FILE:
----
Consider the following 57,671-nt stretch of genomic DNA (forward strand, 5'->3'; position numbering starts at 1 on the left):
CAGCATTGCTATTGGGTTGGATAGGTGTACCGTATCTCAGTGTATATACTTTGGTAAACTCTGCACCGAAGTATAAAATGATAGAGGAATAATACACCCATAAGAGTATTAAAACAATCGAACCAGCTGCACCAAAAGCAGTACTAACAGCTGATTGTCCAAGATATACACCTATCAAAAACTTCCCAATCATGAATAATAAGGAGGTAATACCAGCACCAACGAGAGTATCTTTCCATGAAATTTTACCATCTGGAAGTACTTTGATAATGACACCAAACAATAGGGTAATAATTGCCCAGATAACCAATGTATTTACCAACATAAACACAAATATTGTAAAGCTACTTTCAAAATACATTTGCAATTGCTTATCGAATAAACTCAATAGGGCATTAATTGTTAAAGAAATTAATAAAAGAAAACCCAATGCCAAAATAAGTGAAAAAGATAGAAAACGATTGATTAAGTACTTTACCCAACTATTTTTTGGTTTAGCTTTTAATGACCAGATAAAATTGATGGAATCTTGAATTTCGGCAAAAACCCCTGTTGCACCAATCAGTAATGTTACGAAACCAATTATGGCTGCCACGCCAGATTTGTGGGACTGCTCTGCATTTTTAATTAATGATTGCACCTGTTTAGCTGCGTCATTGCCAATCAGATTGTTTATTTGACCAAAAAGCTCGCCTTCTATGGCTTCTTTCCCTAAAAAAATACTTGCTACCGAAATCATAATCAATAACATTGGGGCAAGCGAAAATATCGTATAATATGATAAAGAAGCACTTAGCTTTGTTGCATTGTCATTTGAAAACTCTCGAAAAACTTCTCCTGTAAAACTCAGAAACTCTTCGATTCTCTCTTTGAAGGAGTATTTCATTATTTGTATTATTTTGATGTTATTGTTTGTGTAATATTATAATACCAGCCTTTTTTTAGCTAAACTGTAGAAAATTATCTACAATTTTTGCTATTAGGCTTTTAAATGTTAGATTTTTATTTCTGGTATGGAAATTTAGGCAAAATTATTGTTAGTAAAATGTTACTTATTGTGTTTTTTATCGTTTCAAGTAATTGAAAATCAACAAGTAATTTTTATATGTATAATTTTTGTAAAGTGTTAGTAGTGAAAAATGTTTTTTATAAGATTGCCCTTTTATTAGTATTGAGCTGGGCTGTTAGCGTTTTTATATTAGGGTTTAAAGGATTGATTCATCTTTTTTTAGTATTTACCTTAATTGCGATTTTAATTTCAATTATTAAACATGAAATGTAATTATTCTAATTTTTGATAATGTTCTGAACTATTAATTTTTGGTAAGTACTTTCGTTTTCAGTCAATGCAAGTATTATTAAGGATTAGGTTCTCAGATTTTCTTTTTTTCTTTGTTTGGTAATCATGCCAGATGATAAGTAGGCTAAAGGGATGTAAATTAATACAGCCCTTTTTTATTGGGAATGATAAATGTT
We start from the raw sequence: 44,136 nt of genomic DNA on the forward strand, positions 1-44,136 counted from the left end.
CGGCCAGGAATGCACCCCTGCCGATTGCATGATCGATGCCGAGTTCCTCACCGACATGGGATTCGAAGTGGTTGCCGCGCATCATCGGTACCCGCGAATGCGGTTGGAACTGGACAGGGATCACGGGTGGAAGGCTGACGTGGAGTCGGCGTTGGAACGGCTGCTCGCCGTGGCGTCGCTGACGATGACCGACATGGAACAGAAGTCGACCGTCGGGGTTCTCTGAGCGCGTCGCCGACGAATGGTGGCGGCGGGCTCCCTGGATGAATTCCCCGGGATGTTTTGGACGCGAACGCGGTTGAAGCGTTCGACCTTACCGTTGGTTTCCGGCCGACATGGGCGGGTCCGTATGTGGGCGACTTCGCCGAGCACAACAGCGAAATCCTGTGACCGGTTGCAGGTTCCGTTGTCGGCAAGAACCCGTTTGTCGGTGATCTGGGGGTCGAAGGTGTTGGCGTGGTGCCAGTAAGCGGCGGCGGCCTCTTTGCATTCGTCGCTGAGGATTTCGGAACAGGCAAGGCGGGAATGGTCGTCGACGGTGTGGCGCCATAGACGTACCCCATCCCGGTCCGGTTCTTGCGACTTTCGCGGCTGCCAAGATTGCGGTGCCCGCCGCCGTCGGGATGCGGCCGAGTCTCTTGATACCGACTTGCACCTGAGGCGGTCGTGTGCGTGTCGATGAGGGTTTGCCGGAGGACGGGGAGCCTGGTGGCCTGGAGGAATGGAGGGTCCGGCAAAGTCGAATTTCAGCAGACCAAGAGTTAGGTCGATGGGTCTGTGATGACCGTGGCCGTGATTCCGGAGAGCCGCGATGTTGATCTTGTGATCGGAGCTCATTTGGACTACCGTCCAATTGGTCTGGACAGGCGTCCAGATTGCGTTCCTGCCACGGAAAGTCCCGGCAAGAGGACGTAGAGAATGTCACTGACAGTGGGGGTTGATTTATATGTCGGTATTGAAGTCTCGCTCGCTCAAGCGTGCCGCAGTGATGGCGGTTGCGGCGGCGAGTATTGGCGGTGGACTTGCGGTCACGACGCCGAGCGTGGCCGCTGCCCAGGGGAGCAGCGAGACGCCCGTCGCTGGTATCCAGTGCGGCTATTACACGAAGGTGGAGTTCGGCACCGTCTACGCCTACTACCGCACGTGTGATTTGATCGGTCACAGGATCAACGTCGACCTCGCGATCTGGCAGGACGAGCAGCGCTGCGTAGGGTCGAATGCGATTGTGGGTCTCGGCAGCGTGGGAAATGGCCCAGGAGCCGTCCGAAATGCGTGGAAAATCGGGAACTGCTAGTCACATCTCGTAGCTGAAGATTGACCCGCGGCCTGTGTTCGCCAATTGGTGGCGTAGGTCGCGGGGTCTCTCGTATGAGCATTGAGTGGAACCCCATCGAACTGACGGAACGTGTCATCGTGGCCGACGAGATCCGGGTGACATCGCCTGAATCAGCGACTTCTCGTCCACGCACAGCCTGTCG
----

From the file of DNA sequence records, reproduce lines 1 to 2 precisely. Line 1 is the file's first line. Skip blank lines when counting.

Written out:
Consider the following 57,671-nt stretch of genomic DNA (forward strand, 5'->3'; position numbering starts at 1 on the left):
CAGCATTGCTATTGGGTTGGATAGGTGTACCGTATCTCAGTGTATATACTTTGGTAAACTCTGCACCGAAGTATAAAATGATAGAGGAATAATACACCCATAAGAGTATTAAAACAATCGAACCAGCTGCACCAAAAGCAGTACTAACAGCTGATTGTCCAAGATATACACCTATCAAAAACTTCCCAATCATGAATAATAAGGAGGTAATACCAGCACCAACGAGAGTATCTTTCCATGAAATTTTACCATCTGGAAGTACTTTGATAATGACACCAAACAATAGGGTAATAATTGCCCAGATAACCAATGTATTTACCAACATAAACACAAATATTGTAAAGCTACTTTCAAAATACATTTGCAATTGCTTATCGAATAAACTCAATAGGGCATTAATTGTTAAAGAAATTAATAAAAGAAAACCCAATGCCAAAATAAGTGAAAAAGATAGAAAACGATTGATTAAGTACTTTACCCAACTATTTTTTGGTTTAGCTTTTAATGACCAGATAAAATTGATGGAATCTTGAATTTCGGCAAAAACCCCTGTTGCACCAATCAGTAATGTTACGAAACCAATTATGGCTGCCACGCCAGATTTGTGGGACTGCTCTGCATTTTTAATTAATGATTGCACCTGTTTAGCTGCGTCATTGCCAATCAGATTGTTTATTTGACCAAAAAGCTCGCCTTCTATGGCTTCTTTCCCTAAAAAAATACTTGCTACCGAAATCATAATCAATAACATTGGGGCAAGCGAAAATATCGTATAATATGATAAAGAAGCACTTAGCTTTGTTGCATTGTCATTTGAAAACTCTCGAAAAACTTCTCCTGTAAAACTCAGAAACTCTTCGATTCTCTCTTTGAAGGAGTATTTCATTATTTGTATTATTTTGATGTTATTGTTTGTGTAATATTATAATACCAGCCTTTTTTTAGCTAAACTGTAGAAAATTATCTACAATTTTTGCTATTAGGCTTTTAAATGTTAGATTTTTATTTCTGGTATGGAAATTTAGGCAAAATTATTGTTAGTAAAATGTTACTTATTGTGTTTTTTATCGTTTCAAGTAATTGAAAATCAACAAGTAATTTTTATATGTATAATTTTTGTAAAGTGTTAGTAGTGAAAAATGTTTTTTATAAGATTGCCCTTTTATTAGTATTGAGCTGGGCTGTTAGCGTTTTTATATTAGGGTTTAAAGGATTGATTCATCTTTTTTTAGTATTTACCTTAATTGCGATTTTAATTTCAATTATTAAACATGAAATGTAATTATTCTAATTTTTGATAATGTTCTGAACTATTAATTTTTGGTAAGTACTTTCGTTTTCAGTCAATGCAAGTATTATTAAGGATTAGGTTCTCAGATTTTCTTTTTTTCTTTGTTTGGTAATCATGCCAGATGATAAGTAGGCTAAAGGGATGTAAATTAATACAGCCCTTTTTTATTGGGAATGATAAATGTT